Supplied by Anahata Yoga Retreat
Anahata Yoga Retreat, just outside of Nelson, is once again hosting Swami Muktimurti from Mangrove Mountain, Australia during the Navaratri (9 nights) celebrations.
An expert in Mantra, ancient Sanskrit and singing, Swami Muktimurti and Swami Muktidharma (NZ Acharya) are presenting a retreat focused on Nada Yoga, or the yoga of sound, during this auspicious astrological time. We caught up with her during this retreat to gain some more insight on this inspiring branch of yoga and its benefits.
The Navaratri retreat will still continue until Sunday 1st April, so why not come and join Anahata for a day of transformational chanting and fire ceremony. For more information please email Anahata or call (03)525-9887.
1. For those readers who never read your previous interview, could you give us a brief explanation on Nada Yoga – the Yoga of Sound?
The practices of Nada Yoga take us into the realm of the subtle flows of energy within both our external and internal environments, using the medium of sound.
If we consider our universe as an expression of infinite levels of vibration within space, then sound can also be regarded as a detectable, perceivable form of that vibration. Our superficial perception of sound may appear to be bound by the limitations of the range of hearing available to our physical bodies, but Nada Yoga aims to extend the boundaries of our perception by refining and ‘tuning’ our awareness of sound and vibration, even into the deeper layers of our individual personalities.
The ancient yogis applied these principles in their development of the systems of Swara, and in particular, Mantra, syllables, and combinations and sequences of syllables, which, when chanted, sung or intoned, are considered to have a transformative and harmonising effect on the entire personality, a process of bringing one’s internal and external environments into a state of being in tune, rather than in dischord.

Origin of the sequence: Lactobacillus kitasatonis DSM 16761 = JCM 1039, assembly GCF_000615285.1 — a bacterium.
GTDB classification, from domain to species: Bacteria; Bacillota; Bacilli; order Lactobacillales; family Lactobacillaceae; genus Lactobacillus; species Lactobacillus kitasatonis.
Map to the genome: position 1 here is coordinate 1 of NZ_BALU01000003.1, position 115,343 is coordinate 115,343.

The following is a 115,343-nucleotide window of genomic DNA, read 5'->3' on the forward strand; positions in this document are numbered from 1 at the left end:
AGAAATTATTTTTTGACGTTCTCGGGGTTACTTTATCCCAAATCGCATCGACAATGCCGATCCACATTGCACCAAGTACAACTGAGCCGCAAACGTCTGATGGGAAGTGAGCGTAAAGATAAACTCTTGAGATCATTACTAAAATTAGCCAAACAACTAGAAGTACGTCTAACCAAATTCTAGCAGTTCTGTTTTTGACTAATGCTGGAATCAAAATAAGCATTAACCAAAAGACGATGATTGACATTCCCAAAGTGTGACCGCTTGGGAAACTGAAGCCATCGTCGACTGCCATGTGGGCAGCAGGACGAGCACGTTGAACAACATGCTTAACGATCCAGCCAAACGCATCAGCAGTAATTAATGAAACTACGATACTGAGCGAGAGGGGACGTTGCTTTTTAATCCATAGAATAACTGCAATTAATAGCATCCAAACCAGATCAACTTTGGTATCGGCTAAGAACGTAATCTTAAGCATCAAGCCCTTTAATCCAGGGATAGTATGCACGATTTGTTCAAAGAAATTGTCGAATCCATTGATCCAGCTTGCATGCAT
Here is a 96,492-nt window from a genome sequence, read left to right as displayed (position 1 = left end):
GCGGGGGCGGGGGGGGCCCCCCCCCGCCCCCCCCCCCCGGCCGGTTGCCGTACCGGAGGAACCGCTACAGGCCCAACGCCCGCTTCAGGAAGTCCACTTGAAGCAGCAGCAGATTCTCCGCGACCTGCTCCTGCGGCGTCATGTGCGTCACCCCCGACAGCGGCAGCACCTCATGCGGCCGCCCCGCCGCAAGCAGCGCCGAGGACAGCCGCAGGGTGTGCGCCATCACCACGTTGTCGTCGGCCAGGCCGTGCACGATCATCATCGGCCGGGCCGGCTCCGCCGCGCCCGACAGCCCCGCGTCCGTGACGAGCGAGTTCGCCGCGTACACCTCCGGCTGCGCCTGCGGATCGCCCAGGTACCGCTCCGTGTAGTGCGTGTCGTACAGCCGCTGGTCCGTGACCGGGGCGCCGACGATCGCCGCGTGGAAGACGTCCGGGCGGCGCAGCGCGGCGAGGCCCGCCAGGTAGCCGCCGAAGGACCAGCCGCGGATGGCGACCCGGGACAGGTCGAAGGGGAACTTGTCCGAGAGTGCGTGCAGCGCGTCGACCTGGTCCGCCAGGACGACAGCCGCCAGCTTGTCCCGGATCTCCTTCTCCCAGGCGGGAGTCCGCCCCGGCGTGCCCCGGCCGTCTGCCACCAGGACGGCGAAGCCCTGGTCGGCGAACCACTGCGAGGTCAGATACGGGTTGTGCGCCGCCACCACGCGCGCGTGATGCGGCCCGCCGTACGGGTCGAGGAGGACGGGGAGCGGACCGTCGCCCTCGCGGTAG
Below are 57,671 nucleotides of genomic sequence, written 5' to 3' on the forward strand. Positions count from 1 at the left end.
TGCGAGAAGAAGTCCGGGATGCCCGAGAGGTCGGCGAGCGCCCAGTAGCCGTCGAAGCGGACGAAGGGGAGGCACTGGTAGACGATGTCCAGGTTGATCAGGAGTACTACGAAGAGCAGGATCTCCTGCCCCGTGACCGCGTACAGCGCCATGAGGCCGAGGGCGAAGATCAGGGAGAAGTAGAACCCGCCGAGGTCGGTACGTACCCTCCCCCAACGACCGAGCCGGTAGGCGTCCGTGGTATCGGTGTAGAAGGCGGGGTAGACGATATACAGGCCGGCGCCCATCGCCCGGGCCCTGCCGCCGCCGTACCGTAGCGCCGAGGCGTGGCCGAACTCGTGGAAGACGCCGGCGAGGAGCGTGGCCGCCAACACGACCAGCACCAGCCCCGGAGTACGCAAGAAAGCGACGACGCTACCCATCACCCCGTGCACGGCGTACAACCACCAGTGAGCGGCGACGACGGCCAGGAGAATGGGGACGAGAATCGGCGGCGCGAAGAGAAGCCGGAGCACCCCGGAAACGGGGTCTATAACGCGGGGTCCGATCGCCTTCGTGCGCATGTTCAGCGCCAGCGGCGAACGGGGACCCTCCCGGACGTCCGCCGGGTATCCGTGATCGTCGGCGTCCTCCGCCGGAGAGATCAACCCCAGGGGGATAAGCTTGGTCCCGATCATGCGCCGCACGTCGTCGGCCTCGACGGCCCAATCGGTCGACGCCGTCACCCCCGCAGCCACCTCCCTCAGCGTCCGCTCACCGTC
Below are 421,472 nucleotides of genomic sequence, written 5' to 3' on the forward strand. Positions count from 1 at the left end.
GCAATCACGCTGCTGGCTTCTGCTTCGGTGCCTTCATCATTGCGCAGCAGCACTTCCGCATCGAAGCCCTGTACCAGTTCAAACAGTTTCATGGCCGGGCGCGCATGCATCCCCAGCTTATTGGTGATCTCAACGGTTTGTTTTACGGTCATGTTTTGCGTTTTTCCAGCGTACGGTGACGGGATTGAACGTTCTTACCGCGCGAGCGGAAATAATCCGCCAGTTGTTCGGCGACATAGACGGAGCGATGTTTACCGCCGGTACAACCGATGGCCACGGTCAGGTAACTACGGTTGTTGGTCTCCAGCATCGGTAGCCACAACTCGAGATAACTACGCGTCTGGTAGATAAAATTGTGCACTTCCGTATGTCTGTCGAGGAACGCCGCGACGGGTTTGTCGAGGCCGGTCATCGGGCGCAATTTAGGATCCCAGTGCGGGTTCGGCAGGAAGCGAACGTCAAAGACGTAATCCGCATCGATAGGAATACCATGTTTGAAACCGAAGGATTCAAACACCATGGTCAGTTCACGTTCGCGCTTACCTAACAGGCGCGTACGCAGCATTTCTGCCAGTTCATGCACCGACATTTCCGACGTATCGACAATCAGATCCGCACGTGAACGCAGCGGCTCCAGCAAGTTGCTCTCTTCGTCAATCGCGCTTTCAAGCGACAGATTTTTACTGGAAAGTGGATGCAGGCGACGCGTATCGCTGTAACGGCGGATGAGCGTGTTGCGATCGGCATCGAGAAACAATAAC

2. How is mantra different from prayer?
I have sort of answered this one above. One can use a mantra as a prayer if one wishes to, but mantra is not defined as prayer, and can be used just as effectively by a person who does not pray. Swamiji (Swami Niranjan), describes mantra as something that:
irons out the wrinkles in the consciousness.
That is it’s purpose, whether we incorporate an ideology or feeling of prayer or not. Over time and practice, one becomes less subjective to the mental ups and downs in our lives. The linguistic meaning of mantra is secondary; what is important is the combination and sequence of syllables that make up that mantra.
3. Do you have some specific advice on how one can integrate mantras with one’s daily activities?
I would always encourage people to take up the early morning mantra practice that Swami Niranjan has been advocating over the years. This takes about 10 minutes, and Swamiji tells us to do it immediately on waking, before we even get out of bed if possible, when the mind is not yet fully awake and we are more receptive to the effects.
The practice consists of 11 rounds of Mahamrityunjaya Mantra (to increase our receptivity to healing vibrations), followed by 11 rounds of Gayatri Mantra, (to increase receptivity to wisdom), and then 3 rounds of Durga Path, (to strengthen our innate capacity to overcome difficulties).
These three mantras can be learned from any yoga teacher in our Satyananda Yoga tradition, or else there is a CD available from which the mantras can be learned.
4. What is the difference between the Navaratri celebrations now in March and those in Sept/Oct each year? What does each one symbolize?
I tried to ask Swamiji about this once and he started to explain, and then burst out laughing and said;
Actually, they are really just the same!
We always used to use the same chanting material in the ashram in India for both Navaratris, and the only difference that I really know of is that the 10th day of Chaitra Navaratri (the March/April one) is Ramnavmi, the birthday of Sri Rama, while the 10th day of Ashwin Navaratri (in September/October), is Vijaya Dashmi, celebrating the victory of Rama over the demon Ravana.
These stories from the mythologies are symbols of the inner battles between our higher and lower selves that take place when we practice intense sadhana, like with Navaratri sadhana. Basically, the two Navaratris give us two periods in the year for the practice of Devi Pooja, or sadhana, that is mainly directed towards the Divine Mother, or that principle of energy that makes possible the manifestation of the universe and our experience of that.
5. Can you tell us more about the ancient language of Sanskrit?